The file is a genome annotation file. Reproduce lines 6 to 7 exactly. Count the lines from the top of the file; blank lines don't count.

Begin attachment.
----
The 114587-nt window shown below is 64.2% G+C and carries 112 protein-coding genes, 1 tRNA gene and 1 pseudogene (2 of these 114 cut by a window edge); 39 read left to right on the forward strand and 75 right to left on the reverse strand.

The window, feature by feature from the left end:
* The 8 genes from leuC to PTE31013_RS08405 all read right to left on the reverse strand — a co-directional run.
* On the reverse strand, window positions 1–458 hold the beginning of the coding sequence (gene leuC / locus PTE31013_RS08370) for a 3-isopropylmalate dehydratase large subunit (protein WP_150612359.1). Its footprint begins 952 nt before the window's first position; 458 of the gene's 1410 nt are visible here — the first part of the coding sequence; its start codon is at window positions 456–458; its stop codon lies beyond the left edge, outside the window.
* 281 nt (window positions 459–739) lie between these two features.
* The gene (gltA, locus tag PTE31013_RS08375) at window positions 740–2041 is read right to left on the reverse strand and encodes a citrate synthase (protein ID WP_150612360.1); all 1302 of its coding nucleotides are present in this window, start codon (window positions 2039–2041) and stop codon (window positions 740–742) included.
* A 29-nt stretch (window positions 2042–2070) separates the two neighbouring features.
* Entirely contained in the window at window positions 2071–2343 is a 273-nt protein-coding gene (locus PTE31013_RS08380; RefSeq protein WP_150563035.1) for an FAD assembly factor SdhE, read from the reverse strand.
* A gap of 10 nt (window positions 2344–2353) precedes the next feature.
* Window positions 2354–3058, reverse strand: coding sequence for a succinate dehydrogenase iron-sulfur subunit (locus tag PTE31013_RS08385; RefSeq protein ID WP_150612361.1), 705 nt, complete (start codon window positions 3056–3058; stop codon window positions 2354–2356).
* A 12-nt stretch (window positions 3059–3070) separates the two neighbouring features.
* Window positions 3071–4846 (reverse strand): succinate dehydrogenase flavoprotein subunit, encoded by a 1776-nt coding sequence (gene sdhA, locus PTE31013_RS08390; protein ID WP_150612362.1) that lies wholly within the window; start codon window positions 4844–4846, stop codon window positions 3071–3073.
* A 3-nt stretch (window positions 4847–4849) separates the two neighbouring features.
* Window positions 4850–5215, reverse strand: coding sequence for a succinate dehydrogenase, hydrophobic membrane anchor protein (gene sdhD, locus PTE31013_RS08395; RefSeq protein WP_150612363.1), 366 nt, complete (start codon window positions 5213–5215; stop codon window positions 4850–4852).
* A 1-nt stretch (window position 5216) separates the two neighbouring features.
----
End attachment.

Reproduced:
* The gene (gltA, locus tag PTE31013_RS08375) at window positions 740–2041 is read right to left on the reverse strand and encodes a citrate synthase (protein ID WP_150612360.1); all 1302 of its coding nucleotides are present in this window, start codon (window positions 2039–2041) and stop codon (window positions 740–742) included.
* A 29-nt stretch (window positions 2042–2070) separates the two neighbouring features.